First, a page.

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Article

Christine Kim and Christopher Lee

Despite the supposed end of the Cold War in the early 1990s, its legacies remain unresolved in Asia and continue to shape Asian Canadian writing. The presence of what are now called Asian Canadians became increasingly visible in the 1960s and 1970s. In 1967, the federal government passed a new Immigration Act that abolished national quotas which had effectively excluded most immigrants from areas outside Euro-America and introduced new opportunities for students and skilled immigrants. In the late 1970s, 60,000 refugees from Southeast Asia entered Canada, the first time that Canada had admitted a significant number of non-European refugees. This period also marked the height of postwar Canadian nationalism: in 1967, Canada celebrated its Centennial and tried to project an image of liberal inclusion; this would be further consolidated in 1971 with the adoption of state-sanctioned multiculturalism. However, this specific Canadian national identity failed to address racial discrimination, including those forms directed towards Asian immigrants from the mid-19th century until past the World War II. While Canada’s Cold War politics are informed by these unresolved historical traumas, the multiple intersections between Asian Canadian experience and the Cold War remain largely illegible when read through the frame of the Canadian nation. Alongside the tradition of Asian Canadian cultural activism, Asian Canadian writers, such as Joy Kogawa, Roy Miki, Paul Yee, SKY Lee, M. G. Vassanji, and others, produced texts that sought to address the erasure of Asian historical presence while exploring and depicting the psychic as well as social costs of racial exclusion and discrimination during the 1970s and 1980s. SKY Lee’s novel Disappearing Moon Café (1991) explores how issues such as Asian–Indigenous relations, gender hierarchies, class relations, racialization, queerness, and the politics of memory are shaped under the subtext of the Cold War. Laotian Canadian writer Souvankham Thammavongsa’s second book of poetry, Found (2007), engages with the history of her parents’ migration from Laos to Canada via a refugee camp in Thailand, and in doing so, Thammavongsa challenges the Cold War representations of Southeast Asian countries. Kim Thuy’s Ru (2009) examines migration in relation to the narrator’s journey from Vietnam to a Malaysian refugee camp and then to a small town in Quebec. Madeleine Thien’s Dogs at the Perimeter (2011) raises questions about post-Cold War justice by drawing attention to Canada’s involvement in the conflicts in Cambodia and implicitly posing the question of Canada’s unacknowledged responsibilities. Thammavongsa, Thuy, and Thien’s texts can be read as post-Cold War literature as the Cold War created the conditions for these literary projects to emerge. Beyond a source of thematic or historical content, the Cold War remains embedded, if ambivalently, in the very construction of Asian Canadian literature.

Article

World  

Jen Hui Bon Hoa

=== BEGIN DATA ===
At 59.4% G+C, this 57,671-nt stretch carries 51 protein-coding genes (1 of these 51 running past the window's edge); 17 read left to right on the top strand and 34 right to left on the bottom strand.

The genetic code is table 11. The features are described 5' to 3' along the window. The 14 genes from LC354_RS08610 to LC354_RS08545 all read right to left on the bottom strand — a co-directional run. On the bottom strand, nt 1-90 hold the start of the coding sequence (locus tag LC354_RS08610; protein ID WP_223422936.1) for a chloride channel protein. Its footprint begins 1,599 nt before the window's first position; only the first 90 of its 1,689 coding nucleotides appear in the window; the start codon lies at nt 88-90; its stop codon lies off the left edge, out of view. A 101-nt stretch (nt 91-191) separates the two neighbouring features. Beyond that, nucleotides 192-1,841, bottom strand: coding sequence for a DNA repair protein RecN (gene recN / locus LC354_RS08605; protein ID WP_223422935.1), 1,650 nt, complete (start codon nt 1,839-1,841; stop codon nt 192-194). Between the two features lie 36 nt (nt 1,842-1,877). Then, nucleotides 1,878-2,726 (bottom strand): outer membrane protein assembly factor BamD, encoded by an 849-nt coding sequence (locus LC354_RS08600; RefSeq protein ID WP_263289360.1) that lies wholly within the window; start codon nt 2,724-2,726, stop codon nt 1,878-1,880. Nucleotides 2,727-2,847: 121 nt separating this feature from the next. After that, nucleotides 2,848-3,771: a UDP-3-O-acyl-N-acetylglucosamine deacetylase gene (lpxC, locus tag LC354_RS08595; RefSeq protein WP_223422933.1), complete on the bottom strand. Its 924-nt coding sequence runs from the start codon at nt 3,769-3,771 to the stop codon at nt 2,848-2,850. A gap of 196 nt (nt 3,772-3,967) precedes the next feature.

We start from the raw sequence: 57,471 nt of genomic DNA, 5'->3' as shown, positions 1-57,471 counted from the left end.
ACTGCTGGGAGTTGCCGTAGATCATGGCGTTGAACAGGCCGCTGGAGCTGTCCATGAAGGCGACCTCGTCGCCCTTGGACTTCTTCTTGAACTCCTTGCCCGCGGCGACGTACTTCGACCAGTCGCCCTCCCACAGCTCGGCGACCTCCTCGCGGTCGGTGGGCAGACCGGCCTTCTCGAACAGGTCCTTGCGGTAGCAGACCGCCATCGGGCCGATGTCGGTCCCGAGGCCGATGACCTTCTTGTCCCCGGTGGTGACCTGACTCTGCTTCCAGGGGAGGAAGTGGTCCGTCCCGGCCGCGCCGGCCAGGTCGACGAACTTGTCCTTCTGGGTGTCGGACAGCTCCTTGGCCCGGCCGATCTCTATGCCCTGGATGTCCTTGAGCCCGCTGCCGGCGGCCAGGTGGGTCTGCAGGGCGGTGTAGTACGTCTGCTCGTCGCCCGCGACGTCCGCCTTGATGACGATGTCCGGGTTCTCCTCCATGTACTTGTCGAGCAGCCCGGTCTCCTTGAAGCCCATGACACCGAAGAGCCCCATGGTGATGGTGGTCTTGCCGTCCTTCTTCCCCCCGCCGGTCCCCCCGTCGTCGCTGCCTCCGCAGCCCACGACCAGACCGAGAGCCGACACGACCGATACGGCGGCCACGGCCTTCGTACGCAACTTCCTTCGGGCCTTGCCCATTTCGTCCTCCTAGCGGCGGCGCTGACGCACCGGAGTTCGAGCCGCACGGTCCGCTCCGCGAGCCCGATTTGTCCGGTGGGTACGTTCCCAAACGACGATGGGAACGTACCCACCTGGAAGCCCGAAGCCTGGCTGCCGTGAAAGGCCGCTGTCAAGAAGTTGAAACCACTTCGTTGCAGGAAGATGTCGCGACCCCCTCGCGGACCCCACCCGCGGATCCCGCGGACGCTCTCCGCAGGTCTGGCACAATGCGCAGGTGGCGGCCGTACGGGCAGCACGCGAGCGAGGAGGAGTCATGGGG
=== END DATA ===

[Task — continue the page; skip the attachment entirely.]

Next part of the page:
In recent decades, world has emerged as one of the most fiercely contested concepts in literary studies. The more narrowly defined stakes of the debates over world literature concern the disciplinary mandate of comparative literature. One way of grasping the world as a problematic is in terms of a dispute over the correct unit of literary analysis. Should comparative literature scholars seek to illuminate broad historical patterns in the global circulation of influence as reflected, for example, in the morphology of literary genres or the adoption of tropes across different literary cultures? Or should they seek instead to come to grips with the singularity of the world—the unique systems of thought and meaning—presented in individual texts, using the methodology of close reading that offers a model for the ethical relation to otherness? The issue of scale is equally at play in the multiculturalist imperative to expand the literary canon beyond its traditional emphasis on European and Anglo-American traditions. While the general consensus is that undoing comparative literature’s Eurocentrism is crucial to the discipline’s continued relevance, the practical question of how to go about it has been contentious. If scholars are required to draw from a diversified literary canon, how can they attain the linguistic competence required to treat the enlarged field of inquiry with adequate hermeneutic care? The danger, according to some critics, is that world literature will normalize the study of literary texts in English translation. Another critique of such globalizing initiatives regards the value of diversity itself. Some have argued that conceiving of literary works as representatives of specific cultures or regions is itself a legacy of Orientalist Eurocentrism and that, therefore, a multiculturalist approach inadvertently entrenches the very problem it seeks to rectify. A range of political and ethical concerns are thus at stake in the endeavor to globalize comparative literature. Indeed, the concept of world literature has historically been bound up with an assessment of globalization’s liberatory potential and, increasingly, its oppressive effects. The emergence of world literature as a project or goal is often, though not always, traced back to Goethe at the beginning of the 19th century. Reflecting the Enlightenment value of universalism, Goethe’s evocation of Weltliteratur projects a world united through free literary exchange across borders and intercultural understanding. In The Communist Manifesto, Marx and Engels situate Goethe’s cosmopolitan vision in a materialist framework, presenting it as derivative of the economic transformations entailed in the world market. They also radicalize Goethe’s model of cosmopolitanism. Instead of an autonomous sphere of communication among the national literary traditions of the world, for them Weltliteratur stands metonymically for a future in which both the nation and private property—as manifested in the idea of national patrimony—are superseded by an internationalist commonwealth. Fleshing out the tension between Goethe’s and Marx’s visions of the globalized world, recent debates on world literature have generated productive confrontations between liberal humanistic, Marxist, deconstructive, and postcolonial perspectives on the gap between the world one inhabits and the world one wants.